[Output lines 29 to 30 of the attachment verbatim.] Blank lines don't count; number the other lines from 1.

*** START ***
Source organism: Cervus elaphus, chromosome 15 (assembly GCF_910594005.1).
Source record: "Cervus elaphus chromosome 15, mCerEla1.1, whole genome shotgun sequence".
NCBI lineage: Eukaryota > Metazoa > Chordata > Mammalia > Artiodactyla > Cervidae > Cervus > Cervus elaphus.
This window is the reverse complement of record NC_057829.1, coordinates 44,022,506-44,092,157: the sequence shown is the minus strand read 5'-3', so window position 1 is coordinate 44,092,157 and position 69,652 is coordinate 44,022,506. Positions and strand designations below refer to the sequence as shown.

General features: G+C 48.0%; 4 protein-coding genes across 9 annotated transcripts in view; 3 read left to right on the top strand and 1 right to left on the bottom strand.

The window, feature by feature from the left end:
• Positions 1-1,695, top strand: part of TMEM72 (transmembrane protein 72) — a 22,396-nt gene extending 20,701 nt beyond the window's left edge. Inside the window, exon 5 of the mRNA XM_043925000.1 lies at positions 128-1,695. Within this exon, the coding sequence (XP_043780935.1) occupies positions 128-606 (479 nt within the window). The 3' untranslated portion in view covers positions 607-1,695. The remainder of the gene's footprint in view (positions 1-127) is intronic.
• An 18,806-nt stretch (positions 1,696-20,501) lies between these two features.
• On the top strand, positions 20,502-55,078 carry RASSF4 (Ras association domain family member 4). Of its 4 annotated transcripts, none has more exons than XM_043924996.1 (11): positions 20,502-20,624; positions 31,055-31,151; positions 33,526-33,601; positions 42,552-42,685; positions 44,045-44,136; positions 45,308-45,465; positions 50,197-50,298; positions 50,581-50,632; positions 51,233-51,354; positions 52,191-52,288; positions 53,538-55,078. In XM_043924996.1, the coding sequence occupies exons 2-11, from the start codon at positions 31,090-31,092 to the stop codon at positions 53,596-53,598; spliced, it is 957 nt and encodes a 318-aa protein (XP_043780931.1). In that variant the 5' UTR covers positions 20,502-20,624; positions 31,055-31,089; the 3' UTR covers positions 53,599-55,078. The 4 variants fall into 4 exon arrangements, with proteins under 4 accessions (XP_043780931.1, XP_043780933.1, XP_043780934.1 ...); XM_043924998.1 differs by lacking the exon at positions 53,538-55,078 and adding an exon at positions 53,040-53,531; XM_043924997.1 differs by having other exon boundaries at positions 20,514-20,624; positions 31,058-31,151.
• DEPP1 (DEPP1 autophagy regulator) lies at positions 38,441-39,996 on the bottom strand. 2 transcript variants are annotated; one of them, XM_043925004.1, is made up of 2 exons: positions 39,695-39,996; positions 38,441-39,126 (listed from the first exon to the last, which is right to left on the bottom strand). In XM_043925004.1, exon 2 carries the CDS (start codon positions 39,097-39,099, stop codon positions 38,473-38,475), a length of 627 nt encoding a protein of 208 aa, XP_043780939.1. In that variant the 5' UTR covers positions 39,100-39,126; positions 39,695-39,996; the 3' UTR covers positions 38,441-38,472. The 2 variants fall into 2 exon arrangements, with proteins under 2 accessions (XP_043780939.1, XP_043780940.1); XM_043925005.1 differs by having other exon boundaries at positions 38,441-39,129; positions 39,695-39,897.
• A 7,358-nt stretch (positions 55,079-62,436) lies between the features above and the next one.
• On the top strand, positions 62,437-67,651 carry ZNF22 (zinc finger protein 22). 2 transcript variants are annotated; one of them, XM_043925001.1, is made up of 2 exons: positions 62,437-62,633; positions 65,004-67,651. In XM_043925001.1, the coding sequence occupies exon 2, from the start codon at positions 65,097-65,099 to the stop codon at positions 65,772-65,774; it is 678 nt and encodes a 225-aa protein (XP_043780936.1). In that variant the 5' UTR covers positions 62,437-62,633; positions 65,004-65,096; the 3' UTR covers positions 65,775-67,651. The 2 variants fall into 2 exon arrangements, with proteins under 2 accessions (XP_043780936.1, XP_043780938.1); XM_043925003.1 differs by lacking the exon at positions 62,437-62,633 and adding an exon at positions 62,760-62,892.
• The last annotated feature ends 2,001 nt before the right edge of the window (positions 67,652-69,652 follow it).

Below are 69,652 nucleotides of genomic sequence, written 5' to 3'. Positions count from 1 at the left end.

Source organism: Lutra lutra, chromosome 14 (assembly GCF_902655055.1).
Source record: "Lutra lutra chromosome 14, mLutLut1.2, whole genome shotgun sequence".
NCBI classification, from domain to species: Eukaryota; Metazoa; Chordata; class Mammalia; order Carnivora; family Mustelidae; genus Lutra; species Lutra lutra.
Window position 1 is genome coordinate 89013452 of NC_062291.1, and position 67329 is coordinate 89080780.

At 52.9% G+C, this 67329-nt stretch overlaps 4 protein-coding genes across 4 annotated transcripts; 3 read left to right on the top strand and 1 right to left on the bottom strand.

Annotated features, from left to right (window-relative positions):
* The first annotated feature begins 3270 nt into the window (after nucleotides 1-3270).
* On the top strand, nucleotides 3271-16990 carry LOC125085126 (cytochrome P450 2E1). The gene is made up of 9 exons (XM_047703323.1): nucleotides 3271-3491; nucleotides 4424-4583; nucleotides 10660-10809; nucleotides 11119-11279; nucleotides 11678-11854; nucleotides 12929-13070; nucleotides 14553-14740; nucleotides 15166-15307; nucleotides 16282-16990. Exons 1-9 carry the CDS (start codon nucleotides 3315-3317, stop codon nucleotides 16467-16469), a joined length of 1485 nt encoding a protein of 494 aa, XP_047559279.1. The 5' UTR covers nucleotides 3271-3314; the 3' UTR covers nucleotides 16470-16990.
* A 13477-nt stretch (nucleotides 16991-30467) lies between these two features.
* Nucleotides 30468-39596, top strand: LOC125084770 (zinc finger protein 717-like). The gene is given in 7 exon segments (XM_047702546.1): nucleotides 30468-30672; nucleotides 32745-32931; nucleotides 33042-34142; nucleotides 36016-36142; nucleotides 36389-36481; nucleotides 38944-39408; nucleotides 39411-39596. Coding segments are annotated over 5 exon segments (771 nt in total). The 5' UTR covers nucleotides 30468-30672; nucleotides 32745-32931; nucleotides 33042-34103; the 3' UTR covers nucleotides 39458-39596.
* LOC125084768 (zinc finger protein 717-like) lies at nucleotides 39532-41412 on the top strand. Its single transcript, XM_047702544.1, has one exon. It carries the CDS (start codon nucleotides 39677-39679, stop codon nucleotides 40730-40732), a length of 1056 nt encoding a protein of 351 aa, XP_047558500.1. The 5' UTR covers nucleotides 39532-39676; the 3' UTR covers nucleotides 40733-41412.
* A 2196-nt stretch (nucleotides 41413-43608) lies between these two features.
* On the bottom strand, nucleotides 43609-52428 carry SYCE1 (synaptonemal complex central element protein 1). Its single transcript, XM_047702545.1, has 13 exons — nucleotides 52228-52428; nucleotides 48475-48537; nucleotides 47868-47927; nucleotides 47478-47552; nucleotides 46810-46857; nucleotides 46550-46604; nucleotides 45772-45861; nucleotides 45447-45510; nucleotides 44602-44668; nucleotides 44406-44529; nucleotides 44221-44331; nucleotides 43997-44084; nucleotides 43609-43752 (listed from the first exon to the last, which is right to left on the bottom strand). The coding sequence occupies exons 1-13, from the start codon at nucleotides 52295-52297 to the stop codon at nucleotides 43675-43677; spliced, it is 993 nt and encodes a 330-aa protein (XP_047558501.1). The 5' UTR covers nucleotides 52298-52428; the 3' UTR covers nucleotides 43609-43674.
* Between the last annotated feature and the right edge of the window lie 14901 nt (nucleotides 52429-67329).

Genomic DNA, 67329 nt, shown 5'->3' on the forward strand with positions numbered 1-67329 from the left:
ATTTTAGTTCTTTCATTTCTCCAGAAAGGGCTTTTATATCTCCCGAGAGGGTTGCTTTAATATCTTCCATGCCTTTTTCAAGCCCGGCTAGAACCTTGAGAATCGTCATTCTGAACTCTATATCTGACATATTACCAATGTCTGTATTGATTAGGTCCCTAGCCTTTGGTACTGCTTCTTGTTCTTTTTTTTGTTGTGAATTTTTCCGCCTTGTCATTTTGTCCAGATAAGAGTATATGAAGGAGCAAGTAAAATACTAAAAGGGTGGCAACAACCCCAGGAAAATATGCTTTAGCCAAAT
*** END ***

Genomic DNA, 67329 nt, shown 5'->3' on the forward strand with positions numbered 1-67329 from the left:
ATTTTAGTTCTTTCATTTCTCCAGAAAGGGCTTTTATATCTCCCGAGAGGGTTGCTTTAATATCTTCCATGCCTTTTTCAAGCCCGGCTAGAACCTTGAGAATCGTCATTCTGAACTCTATATCTGACATATTACCAATGTCTGTATTGATTAGGTCCCTAGCCTTTGGTACTGCTTCTTGTTCTTTTTTTTGTTGTGAATTTTTCCGCCTTGTCATTTTGTCCAGATAAGAGTATATGAAGGAGCAAGTAAAATACTAAAAGGGTGGCAACAACCCCAGGAAAATATGCTTTAGCCAAAT